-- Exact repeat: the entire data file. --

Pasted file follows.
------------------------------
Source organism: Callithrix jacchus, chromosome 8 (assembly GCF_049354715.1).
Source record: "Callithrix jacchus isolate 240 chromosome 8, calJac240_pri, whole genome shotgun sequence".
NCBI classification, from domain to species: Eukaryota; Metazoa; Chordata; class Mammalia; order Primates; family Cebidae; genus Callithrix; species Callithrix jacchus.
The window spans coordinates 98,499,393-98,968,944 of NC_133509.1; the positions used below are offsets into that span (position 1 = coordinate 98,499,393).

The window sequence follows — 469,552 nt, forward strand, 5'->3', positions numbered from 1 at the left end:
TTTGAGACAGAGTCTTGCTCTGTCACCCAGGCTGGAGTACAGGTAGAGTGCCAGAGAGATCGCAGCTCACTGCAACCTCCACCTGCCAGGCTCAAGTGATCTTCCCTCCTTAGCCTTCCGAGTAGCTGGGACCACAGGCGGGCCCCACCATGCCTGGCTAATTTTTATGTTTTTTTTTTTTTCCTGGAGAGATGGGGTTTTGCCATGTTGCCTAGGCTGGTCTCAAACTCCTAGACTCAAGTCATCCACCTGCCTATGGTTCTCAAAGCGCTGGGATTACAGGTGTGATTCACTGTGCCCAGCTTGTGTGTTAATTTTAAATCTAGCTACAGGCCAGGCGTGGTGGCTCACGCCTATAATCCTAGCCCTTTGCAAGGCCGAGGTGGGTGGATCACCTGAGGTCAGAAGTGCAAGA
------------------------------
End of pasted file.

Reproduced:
Source organism: Callithrix jacchus, chromosome 8 (assembly GCF_049354715.1).
Source record: "Callithrix jacchus isolate 240 chromosome 8, calJac240_pri, whole genome shotgun sequence".
NCBI classification, from domain to species: Eukaryota; Metazoa; Chordata; class Mammalia; order Primates; family Cebidae; genus Callithrix; species Callithrix jacchus.
The window spans coordinates 98,499,393-98,968,944 of NC_133509.1; the positions used below are offsets into that span (position 1 = coordinate 98,499,393).

The window sequence follows — 469,552 nt, forward strand, 5'->3', positions numbered from 1 at the left end:
TTTGAGACAGAGTCTTGCTCTGTCACCCAGGCTGGAGTACAGGTAGAGTGCCAGAGAGATCGCAGCTCACTGCAACCTCCACCTGCCAGGCTCAAGTGATCTTCCCTCCTTAGCCTTCCGAGTAGCTGGGACCACAGGCGGGCCCCACCATGCCTGGCTAATTTTTATGTTTTTTTTTTTTTCCTGGAGAGATGGGGTTTTGCCATGTTGCCTAGGCTGGTCTCAAACTCCTAGACTCAAGTCATCCACCTGCCTATGGTTCTCAAAGCGCTGGGATTACAGGTGTGATTCACTGTGCCCAGCTTGTGTGTTAATTTTAAATCTAGCTACAGGCCAGGCGTGGTGGCTCACGCCTATAATCCTAGCCCTTTGCAAGGCCGAGGTGGGTGGATCACCTGAGGTCAGAAGTGCAAGA